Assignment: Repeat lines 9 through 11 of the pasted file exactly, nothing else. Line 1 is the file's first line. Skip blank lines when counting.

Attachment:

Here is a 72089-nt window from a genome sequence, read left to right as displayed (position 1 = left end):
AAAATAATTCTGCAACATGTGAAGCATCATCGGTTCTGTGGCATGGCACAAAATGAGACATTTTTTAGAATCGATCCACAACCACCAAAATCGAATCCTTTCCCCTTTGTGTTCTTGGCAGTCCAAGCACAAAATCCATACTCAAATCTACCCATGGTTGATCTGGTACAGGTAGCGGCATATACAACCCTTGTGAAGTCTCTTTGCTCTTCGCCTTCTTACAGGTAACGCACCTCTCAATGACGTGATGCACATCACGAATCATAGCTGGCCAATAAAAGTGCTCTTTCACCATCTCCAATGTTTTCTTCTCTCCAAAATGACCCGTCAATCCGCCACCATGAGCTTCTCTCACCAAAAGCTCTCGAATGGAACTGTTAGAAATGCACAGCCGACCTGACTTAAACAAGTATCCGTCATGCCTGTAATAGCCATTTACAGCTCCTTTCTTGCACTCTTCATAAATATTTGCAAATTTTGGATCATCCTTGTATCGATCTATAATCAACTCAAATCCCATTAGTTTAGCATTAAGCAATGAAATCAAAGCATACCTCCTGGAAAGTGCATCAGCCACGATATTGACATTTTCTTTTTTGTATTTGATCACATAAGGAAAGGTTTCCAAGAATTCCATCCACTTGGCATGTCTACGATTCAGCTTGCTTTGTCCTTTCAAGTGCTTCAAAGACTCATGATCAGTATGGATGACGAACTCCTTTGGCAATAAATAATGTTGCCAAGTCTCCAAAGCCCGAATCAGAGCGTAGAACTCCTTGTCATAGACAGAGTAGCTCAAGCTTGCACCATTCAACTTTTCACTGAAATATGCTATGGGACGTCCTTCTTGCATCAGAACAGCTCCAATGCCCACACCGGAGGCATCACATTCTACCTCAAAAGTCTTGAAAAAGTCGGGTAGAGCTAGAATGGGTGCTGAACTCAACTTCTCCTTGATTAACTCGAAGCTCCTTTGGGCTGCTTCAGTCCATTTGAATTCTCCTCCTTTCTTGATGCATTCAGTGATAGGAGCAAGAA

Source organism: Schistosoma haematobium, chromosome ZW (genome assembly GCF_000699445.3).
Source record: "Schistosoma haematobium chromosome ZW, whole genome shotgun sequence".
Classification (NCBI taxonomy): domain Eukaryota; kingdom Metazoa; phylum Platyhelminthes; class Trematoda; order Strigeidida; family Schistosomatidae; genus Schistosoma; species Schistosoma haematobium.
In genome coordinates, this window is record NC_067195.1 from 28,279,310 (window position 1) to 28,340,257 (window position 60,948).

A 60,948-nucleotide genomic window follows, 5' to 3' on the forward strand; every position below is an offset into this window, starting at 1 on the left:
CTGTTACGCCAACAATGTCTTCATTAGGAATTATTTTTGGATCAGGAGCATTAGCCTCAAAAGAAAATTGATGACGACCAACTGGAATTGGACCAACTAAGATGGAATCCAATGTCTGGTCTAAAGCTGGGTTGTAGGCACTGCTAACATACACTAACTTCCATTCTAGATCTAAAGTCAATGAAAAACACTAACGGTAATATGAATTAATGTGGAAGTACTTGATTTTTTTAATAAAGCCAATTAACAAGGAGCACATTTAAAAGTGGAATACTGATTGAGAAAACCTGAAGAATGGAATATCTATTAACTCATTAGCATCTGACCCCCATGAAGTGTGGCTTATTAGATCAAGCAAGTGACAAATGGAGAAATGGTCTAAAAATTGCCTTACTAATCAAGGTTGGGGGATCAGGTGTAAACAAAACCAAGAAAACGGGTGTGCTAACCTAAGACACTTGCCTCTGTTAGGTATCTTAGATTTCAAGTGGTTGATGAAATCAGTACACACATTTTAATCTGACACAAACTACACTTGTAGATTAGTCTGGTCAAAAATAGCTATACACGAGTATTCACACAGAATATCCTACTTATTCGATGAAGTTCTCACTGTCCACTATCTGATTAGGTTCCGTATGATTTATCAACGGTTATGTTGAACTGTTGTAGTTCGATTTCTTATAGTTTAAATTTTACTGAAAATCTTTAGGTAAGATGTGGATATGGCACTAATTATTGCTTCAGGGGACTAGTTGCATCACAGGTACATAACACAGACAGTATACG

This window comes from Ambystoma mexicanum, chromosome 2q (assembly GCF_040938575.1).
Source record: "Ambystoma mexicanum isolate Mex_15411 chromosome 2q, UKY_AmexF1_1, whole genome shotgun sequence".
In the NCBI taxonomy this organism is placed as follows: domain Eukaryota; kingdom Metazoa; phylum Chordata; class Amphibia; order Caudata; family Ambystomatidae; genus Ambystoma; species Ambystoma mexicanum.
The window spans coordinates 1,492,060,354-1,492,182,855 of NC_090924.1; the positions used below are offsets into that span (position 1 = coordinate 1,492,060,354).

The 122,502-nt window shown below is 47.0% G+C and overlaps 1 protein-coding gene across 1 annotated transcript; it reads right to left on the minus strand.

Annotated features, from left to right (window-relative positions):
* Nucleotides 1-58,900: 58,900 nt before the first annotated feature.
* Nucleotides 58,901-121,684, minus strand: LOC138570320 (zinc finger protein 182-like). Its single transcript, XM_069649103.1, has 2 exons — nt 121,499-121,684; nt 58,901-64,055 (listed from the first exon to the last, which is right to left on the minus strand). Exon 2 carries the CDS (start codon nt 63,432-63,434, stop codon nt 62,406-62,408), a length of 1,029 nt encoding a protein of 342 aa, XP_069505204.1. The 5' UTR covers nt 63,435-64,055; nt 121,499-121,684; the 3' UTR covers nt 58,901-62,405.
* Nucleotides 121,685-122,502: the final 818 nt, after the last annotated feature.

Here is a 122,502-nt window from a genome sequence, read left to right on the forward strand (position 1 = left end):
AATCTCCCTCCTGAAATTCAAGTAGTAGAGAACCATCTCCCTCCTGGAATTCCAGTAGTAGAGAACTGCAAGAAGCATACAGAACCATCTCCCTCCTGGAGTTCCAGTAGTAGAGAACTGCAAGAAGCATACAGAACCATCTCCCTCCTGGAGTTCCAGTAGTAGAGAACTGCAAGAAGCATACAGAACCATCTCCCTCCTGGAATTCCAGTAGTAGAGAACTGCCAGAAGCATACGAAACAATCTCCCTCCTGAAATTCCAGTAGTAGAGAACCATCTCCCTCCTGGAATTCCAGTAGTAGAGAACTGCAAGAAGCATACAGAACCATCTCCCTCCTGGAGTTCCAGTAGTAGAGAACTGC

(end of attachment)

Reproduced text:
This window comes from Ambystoma mexicanum, chromosome 2q (assembly GCF_040938575.1).
Source record: "Ambystoma mexicanum isolate Mex_15411 chromosome 2q, UKY_AmexF1_1, whole genome shotgun sequence".
In the NCBI taxonomy this organism is placed as follows: domain Eukaryota; kingdom Metazoa; phylum Chordata; class Amphibia; order Caudata; family Ambystomatidae; genus Ambystoma; species Ambystoma mexicanum.